I'm working on angular tutorial and i'm having a problem on beginning. Loading myApp module throws error. As explained in tutorial, this should be one of three ways to create controller.

Here is print screen from tutorial i'm working on: Creating controllers in tutorials

When i refresh web page i get this error in Chrome console:

Uncaught Error: [$injector:modulerr] Failed to instantiate module myApp due to:
Error: [$injector:nomod] Module 'myApp' is not available! You either misspelled the module name or forgot to load it. If registering a module ensure that you specify the dependencies as the second argument.

This is my HTML file

  <html ng-app="myApp">
        <head>
        </head>
        <body>
            <h1>Hello world!</h1>   

            <div ng-controller="MainController">
                {{ 2+2 }}
                <br>
                {{ val }}
            </div>
            <script src="https://ajax.googleapis.com/ajax/libs/angularjs/1.4.7/angular.js"></script>
            <script src="app.js">
        </body>
    </html>

This is my app.js file

var myApp = angular.module('myApp', []);

var MainController = function($scope){
    $scope.val = "Main controller variable value"
}

So what is my problem? I can't figure it out.

Thank you in advance

up vote 9 down vote accepted

Module 'myApp' is not available! You either misspelled the module name or forgot to load it. If registering a module ensure that you specify the dependencies as the second argument.

Your original issue is due to the invalid script tag. Basically your script tag is not closed it needs to be closed in order for the browser to download the app.js file. Script tags are not self closing so it needs a closing tag.

<script src="app.js">

should be

<script src="app.js"></script>

Now once you fix that you will get into another error.

[ng:areq] Argument 'MainController' is not a function, got undefined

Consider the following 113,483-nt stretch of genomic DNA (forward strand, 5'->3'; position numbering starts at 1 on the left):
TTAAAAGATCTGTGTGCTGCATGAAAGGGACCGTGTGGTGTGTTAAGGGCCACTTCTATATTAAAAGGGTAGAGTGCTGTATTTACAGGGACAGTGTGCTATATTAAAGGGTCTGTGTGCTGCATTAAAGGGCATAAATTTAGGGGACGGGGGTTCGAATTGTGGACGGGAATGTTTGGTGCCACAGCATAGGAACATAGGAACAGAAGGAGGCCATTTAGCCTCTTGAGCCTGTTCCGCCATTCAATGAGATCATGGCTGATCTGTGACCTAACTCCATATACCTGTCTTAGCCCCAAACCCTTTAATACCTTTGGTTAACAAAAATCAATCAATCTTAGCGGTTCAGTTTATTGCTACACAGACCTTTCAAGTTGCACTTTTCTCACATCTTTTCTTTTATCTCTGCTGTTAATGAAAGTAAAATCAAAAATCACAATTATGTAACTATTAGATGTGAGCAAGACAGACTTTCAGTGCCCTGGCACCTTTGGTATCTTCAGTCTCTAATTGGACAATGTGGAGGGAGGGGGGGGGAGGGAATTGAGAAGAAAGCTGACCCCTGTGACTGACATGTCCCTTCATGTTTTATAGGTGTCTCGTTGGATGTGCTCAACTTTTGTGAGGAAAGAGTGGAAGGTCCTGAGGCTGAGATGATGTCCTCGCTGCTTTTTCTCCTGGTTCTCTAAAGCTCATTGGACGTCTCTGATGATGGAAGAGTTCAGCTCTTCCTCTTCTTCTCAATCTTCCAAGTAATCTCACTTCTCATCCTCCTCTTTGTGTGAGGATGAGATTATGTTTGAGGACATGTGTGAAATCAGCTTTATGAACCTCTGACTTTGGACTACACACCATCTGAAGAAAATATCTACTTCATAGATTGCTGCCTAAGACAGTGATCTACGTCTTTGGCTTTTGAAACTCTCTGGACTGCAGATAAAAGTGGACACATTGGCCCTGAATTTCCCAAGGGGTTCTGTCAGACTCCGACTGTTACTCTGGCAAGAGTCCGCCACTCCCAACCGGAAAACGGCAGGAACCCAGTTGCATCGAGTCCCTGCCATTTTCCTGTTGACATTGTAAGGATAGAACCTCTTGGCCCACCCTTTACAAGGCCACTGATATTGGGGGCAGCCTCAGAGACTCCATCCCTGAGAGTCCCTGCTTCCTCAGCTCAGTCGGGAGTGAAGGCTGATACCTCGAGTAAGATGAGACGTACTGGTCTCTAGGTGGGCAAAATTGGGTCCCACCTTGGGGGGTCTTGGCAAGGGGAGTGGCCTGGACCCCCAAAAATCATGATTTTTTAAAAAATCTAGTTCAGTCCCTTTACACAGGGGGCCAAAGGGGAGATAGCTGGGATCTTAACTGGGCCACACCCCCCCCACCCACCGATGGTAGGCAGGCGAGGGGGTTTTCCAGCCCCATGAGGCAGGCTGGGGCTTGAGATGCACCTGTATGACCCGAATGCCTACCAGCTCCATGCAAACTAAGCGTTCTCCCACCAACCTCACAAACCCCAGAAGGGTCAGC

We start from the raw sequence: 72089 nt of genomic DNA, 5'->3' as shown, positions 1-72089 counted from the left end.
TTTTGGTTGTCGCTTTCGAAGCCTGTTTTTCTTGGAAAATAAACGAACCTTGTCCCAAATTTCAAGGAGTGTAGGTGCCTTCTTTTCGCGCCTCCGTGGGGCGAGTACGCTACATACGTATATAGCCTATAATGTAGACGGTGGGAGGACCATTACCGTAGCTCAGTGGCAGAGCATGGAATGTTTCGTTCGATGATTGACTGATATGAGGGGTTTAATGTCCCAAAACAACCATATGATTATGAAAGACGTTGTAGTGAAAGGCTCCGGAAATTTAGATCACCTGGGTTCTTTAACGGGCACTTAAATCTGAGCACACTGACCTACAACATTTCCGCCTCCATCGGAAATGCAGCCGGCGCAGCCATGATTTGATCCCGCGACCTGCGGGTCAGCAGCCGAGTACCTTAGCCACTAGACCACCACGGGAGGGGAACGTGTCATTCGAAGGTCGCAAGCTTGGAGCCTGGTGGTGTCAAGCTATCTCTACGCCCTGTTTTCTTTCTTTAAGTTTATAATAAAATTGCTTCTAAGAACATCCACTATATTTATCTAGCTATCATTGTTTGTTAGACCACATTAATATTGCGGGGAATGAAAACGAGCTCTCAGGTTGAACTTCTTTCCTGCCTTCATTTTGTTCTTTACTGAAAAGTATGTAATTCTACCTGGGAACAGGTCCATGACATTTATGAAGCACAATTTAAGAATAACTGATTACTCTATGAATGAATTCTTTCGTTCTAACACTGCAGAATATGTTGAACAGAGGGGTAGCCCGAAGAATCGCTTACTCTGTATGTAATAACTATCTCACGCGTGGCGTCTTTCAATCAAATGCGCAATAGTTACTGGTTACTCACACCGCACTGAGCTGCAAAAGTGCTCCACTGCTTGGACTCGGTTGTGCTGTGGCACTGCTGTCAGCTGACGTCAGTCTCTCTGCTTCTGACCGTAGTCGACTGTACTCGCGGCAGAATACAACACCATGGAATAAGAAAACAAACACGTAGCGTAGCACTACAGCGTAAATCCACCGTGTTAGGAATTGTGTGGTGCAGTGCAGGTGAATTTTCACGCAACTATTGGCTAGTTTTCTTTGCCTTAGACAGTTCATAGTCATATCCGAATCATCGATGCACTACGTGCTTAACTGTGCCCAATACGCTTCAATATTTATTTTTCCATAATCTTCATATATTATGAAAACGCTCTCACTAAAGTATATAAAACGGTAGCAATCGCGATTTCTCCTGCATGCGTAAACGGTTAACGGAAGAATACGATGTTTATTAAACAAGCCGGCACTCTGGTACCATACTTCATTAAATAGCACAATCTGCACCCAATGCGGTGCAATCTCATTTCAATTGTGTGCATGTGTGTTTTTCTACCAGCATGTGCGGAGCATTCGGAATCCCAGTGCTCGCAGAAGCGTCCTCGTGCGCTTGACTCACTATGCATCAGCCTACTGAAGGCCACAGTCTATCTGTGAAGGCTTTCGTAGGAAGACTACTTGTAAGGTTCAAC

Since you are using the latest angular version, i.e anything >= 1.3.x needs the controller to be registered manually using the .controller construct. See here for more details.

Note - it is a bit confusing because the screenshot shows you using 1.2.0 (which does not necessarily needs explicit controller registration) but snippet in the question shown 1.4.x.

  • 2
    Nice eyes.. +1 sir – Pankaj Parkar Oct 26 '15 at 19:24
  • you are right! really nice eyes.. thank you! – Valor_ Oct 26 '15 at 19:34
  • 2
    :) thanks guys.. – PSL Oct 26 '15 at 19:34
  • 2
    Oh, the great one! – punov Oct 26 '15 at 20:28
  • 1
    @DavorBramorPečnik It is a tricky question, :) because ideally there is no point doing anything with 1.2.x at this point, but if you are looking to start with angular that tutorial should be good but you can always use 1.4 and find out the relevant differences and incorporate them. But i am not sure if you will find too many tutorials with 1.4.x though. Angular official documentation have a version selector that should be helpful too. – PSL Oct 27 '15 at 13:28

You should register a controller to the angular module myApp.

App.js

var myApp = angular.module('myApp', []);
myApp.controller('MainController', MainController );
var MainController = function($scope){
    $scope.val = "Main controller variable value"
}

Basically what you were doing is correct but that code has been followed by the older version of AngularJS, The way you declared your controller is nothing but known as controller As function, which needs enable allowGlobals() method of $controllerProvider. Since Angular 1.3 + allowGlobals() method is disabled by adding below code, you could turn it on, to make your code working but it is not recommended way to do this.

Config

myApp.config(['$controllerProvider',
  function($controllerProvider) {
    $controllerProvider.allowGlobals();
  }
]);

Refer same SO Answer here

Try this:

myApp.controller ("MainController",[$scope, function ($scope){
      $scope.val = "Main controller variable value"
}]);

The ng-controller directive looks for the MainController in your MyApp module.

Your Answer

 

By clicking "Post Your Answer", you acknowledge that you have read our updated terms of service, privacy policy and cookie policy, and that your continued use of the website is subject to these policies.

Not the answer you're looking for? Browse other questions tagged or ask your own question.